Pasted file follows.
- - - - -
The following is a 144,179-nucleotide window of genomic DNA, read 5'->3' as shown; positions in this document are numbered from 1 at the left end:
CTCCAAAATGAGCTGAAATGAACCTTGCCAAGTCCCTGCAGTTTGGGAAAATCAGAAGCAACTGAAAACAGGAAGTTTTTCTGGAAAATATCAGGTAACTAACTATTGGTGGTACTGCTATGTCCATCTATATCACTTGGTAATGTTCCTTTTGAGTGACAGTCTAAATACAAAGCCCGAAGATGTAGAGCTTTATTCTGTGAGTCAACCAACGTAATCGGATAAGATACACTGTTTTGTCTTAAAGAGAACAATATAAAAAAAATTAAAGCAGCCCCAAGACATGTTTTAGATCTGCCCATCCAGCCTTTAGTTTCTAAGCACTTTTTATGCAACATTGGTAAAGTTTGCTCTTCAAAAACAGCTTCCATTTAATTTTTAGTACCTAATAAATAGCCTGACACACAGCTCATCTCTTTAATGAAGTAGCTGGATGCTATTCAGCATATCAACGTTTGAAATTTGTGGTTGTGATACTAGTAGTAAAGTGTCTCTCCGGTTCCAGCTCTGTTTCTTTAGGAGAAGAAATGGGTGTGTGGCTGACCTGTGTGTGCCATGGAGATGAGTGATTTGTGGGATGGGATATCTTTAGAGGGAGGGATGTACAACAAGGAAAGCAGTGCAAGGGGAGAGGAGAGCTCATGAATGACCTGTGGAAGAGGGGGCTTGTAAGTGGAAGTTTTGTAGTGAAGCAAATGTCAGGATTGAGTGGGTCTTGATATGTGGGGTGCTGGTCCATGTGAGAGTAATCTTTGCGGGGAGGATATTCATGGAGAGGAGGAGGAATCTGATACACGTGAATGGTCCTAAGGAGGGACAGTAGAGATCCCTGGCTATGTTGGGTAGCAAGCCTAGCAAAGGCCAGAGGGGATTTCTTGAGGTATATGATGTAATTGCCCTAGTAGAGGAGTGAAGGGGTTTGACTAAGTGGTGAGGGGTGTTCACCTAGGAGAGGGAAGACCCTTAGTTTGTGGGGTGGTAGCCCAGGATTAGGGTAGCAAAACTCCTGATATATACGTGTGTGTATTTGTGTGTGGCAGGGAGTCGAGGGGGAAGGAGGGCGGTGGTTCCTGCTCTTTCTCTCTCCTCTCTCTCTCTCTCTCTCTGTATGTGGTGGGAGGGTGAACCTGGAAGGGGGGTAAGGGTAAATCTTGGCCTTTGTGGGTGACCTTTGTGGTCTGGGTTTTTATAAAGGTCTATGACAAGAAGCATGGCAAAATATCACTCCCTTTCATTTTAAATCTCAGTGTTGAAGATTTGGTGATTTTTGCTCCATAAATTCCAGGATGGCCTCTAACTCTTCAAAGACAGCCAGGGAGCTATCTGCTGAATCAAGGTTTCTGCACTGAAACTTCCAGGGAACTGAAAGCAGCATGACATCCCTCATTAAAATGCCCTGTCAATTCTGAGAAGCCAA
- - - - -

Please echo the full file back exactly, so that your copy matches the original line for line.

The following is a 144,179-nucleotide window of genomic DNA, read 5'->3' as shown; positions in this document are numbered from 1 at the left end:
CTCCAAAATGAGCTGAAATGAACCTTGCCAAGTCCCTGCAGTTTGGGAAAATCAGAAGCAACTGAAAACAGGAAGTTTTTCTGGAAAATATCAGGTAACTAACTATTGGTGGTACTGCTATGTCCATCTATATCACTTGGTAATGTTCCTTTTGAGTGACAGTCTAAATACAAAGCCCGAAGATGTAGAGCTTTATTCTGTGAGTCAACCAACGTAATCGGATAAGATACACTGTTTTGTCTTAAAGAGAACAATATAAAAAAAATTAAAGCAGCCCCAAGACATGTTTTAGATCTGCCCATCCAGCCTTTAGTTTCTAAGCACTTTTTATGCAACATTGGTAAAGTTTGCTCTTCAAAAACAGCTTCCATTTAATTTTTAGTACCTAATAAATAGCCTGACACACAGCTCATCTCTTTAATGAAGTAGCTGGATGCTATTCAGCATATCAACGTTTGAAATTTGTGGTTGTGATACTAGTAGTAAAGTGTCTCTCCGGTTCCAGCTCTGTTTCTTTAGGAGAAGAAATGGGTGTGTGGCTGACCTGTGTGTGCCATGGAGATGAGTGATTTGTGGGATGGGATATCTTTAGAGGGAGGGATGTACAACAAGGAAAGCAGTGCAAGGGGAGAGGAGAGCTCATGAATGACCTGTGGAAGAGGGGGCTTGTAAGTGGAAGTTTTGTAGTGAAGCAAATGTCAGGATTGAGTGGGTCTTGATATGTGGGGTGCTGGTCCATGTGAGAGTAATCTTTGCGGGGAGGATATTCATGGAGAGGAGGAGGAATCTGATACACGTGAATGGTCCTAAGGAGGGACAGTAGAGATCCCTGGCTATGTTGGGTAGCAAGCCTAGCAAAGGCCAGAGGGGATTTCTTGAGGTATATGATGTAATTGCCCTAGTAGAGGAGTGAAGGGGTTTGACTAAGTGGTGAGGGGTGTTCACCTAGGAGAGGGAAGACCCTTAGTTTGTGGGGTGGTAGCCCAGGATTAGGGTAGCAAAACTCCTGATATATACGTGTGTGTATTTGTGTGTGGCAGGGAGTCGAGGGGGAAGGAGGGCGGTGGTTCCTGCTCTTTCTCTCTCCTCTCTCTCTCTCTCTCTCTGTATGTGGTGGGAGGGTGAACCTGGAAGGGGGGTAAGGGTAAATCTTGGCCTTTGTGGGTGACCTTTGTGGTCTGGGTTTTTATAAAGGTCTATGACAAGAAGCATGGCAAAATATCACTCCCTTTCATTTTAAATCTCAGTGTTGAAGATTTGGTGATTTTTGCTCCATAAATTCCAGGATGGCCTCTAACTCTTCAAAGACAGCCAGGGAGCTATCTGCTGAATCAAGGTTTCTGCACTGAAACTTCCAGGGAACTGAAAGCAGCATGACATCCCTCATTAAAATGCCCTGTCAATTCTGAGAAGCCAA